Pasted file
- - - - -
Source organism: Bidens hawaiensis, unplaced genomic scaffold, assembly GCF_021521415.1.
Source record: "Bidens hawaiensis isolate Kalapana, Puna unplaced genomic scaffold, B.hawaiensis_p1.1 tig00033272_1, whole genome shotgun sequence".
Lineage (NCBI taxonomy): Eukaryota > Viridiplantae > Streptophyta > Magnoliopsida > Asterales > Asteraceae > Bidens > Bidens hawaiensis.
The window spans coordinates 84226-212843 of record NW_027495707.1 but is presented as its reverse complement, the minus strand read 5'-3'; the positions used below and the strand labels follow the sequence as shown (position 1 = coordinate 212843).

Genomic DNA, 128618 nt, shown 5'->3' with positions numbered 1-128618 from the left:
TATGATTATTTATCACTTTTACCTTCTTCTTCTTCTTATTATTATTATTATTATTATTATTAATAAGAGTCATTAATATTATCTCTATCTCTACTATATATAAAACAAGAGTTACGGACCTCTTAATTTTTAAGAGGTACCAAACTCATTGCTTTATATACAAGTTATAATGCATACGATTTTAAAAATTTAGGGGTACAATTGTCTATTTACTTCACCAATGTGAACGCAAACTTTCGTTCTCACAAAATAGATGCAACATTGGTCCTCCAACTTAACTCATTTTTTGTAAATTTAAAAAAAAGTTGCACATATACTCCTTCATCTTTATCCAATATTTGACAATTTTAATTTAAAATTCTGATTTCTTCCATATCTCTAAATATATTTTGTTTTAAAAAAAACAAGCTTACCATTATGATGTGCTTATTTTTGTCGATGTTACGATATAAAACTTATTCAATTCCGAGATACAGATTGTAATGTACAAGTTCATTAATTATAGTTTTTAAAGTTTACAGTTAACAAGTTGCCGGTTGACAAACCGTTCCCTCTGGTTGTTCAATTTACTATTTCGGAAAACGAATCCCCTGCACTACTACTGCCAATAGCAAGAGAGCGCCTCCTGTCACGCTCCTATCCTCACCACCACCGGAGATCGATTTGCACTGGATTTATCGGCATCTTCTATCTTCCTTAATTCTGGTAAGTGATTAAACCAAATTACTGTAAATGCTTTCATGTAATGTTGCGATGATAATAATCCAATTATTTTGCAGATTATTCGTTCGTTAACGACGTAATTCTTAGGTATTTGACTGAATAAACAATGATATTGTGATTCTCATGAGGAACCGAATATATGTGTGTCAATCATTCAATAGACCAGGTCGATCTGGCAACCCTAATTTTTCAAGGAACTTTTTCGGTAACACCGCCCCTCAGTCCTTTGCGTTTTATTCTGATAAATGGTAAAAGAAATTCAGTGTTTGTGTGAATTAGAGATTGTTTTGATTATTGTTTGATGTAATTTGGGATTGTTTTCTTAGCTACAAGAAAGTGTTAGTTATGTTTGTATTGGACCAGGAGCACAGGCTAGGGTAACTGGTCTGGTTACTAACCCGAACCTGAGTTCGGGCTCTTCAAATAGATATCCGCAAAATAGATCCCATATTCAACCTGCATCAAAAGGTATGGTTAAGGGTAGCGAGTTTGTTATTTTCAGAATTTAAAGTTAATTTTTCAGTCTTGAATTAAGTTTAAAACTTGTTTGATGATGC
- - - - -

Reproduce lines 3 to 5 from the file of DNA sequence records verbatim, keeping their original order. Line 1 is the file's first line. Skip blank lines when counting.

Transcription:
Lineage (NCBI taxonomy): Eukaryota > Viridiplantae > Streptophyta > Magnoliopsida > Asterales > Asteraceae > Bidens > Bidens hawaiensis.
The window spans coordinates 84226-212843 of record NW_027495707.1 but is presented as its reverse complement, the minus strand read 5'-3'; the positions used below and the strand labels follow the sequence as shown (position 1 = coordinate 212843).

Genomic DNA, 128618 nt, shown 5'->3' with positions numbered 1-128618 from the left: